Cyber bullying in the UK has been growing over the last few years. In a study conducted this year, the National Anti-Bullying Research and Resource Centre in Dublin found that online bullying has affected more than one in ten children. Numbers are higher among primary school students (14 percent) versus secondary school students (10 percent).
The United States is also well-known for high rates of cyber bullying, but this problem isn’t limited to the affluent societies of Europe and North America. In Singapore, technology spread quickly over the first decade of the 21st century, and more than 80 percent of the population now use the internet. Cyber bullying rates are also higher than almost anywhere else in the world, with 3 out of every 10 children affected according to a survey from the Media Literacy Council. Last year, Singapore’s parliament introduced a bill that clearly defined online bullying as a crime and offered more legal protection for victims.
Protecting Children Online
Online privacy and security is something the whole family needs to take seriously. Children who use the internet are even more vulnerable to harassment than adults and they need guidance about how to deal with negative individuals online. They are also more prone to sharing personal details that can lead to data breaches and harmful leaks. Privacy services such as those offered by ReputationDefender help to keep young children safe online and counter the risk of exposing sensitive data.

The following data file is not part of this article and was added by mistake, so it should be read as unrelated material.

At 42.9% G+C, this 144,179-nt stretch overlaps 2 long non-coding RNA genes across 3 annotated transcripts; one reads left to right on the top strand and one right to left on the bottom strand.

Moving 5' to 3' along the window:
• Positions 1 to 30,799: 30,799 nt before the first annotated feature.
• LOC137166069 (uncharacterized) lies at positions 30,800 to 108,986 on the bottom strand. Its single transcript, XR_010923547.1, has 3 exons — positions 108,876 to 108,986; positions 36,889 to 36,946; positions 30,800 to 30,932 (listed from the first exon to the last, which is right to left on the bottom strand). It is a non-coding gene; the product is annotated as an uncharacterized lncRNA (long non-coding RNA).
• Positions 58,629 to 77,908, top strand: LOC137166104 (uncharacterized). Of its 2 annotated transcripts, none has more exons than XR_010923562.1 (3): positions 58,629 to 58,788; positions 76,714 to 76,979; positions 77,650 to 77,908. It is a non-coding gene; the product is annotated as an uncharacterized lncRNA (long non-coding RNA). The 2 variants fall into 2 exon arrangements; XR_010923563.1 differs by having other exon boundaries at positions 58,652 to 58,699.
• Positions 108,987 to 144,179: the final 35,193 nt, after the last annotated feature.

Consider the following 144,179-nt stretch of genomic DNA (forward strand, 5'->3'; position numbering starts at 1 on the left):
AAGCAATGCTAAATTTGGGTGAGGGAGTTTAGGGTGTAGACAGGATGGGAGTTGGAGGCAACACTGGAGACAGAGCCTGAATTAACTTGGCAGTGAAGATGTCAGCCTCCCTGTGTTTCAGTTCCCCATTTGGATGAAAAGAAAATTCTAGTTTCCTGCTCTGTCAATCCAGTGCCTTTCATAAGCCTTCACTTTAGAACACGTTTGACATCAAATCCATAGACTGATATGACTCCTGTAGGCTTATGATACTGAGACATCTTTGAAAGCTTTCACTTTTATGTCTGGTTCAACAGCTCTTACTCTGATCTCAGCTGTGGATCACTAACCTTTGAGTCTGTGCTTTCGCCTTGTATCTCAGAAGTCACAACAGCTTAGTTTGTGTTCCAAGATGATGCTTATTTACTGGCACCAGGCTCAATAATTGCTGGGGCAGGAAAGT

Cyber Bullying and Harassment
In general, cyber bullying is defined as taking place between two minors, while cyber harassment or cyber stalking is perpetrated by an adult. All of these crimes cause emotional and/or physical damage. Many cases of cyber bullying are carried out by someone your child knows, from school or elsewhere, but children on the internet are also at risk from people they’ve only encountered online.
Cyber harassment isn’t limited to children. Adults also experience targeted threats and abuse on the internet. Public harassment, especially the sharing of compromising images, causes reputational damage and can make it hard to build a career or maintain relationships.
Singapore’s Cyber Bullying bill is the most targeted legislation aimed at countering this problem. Under the law, cyber bullying refers to all types of online offenses including bullying, stalking, sexual harassment and the harassment of children. Victims of these crimes can apply for a Protection Order which makes it illegal for the perpetrator to communicate with them.
UK law hasn’t yet formed a legal definition for cyber bullying, however many existing laws can be applied to this behaviour. For example, The Protection from Harassment Act, the Communications Act and the Defamation Act can all protect victims depending on the situation.
Solutions for Cyber Bullying
Legal protections are extremely important, but tracking down an anonymous perpetrator can be hard and even prosecution won’t undo the damage. Children who are victims of severe cyber bullying can suffer the consequences all their lives, especially if there is compromising material publicly available on the internet.
Parents and teachers are becoming more aware of this problem and a growing number of support organisations around the world are attempting to help. CyberSafeIreland is an internet safety charity that has talked with more than 4,000 UK children over the past year. The Singapore Children’s Society Against Bullying for Children and Youth was active in getting the new law passed and continues to offer prevention services and support for victims. These are all valuable efforts in the ongoing fight to slow the epidemic of cyber bullying.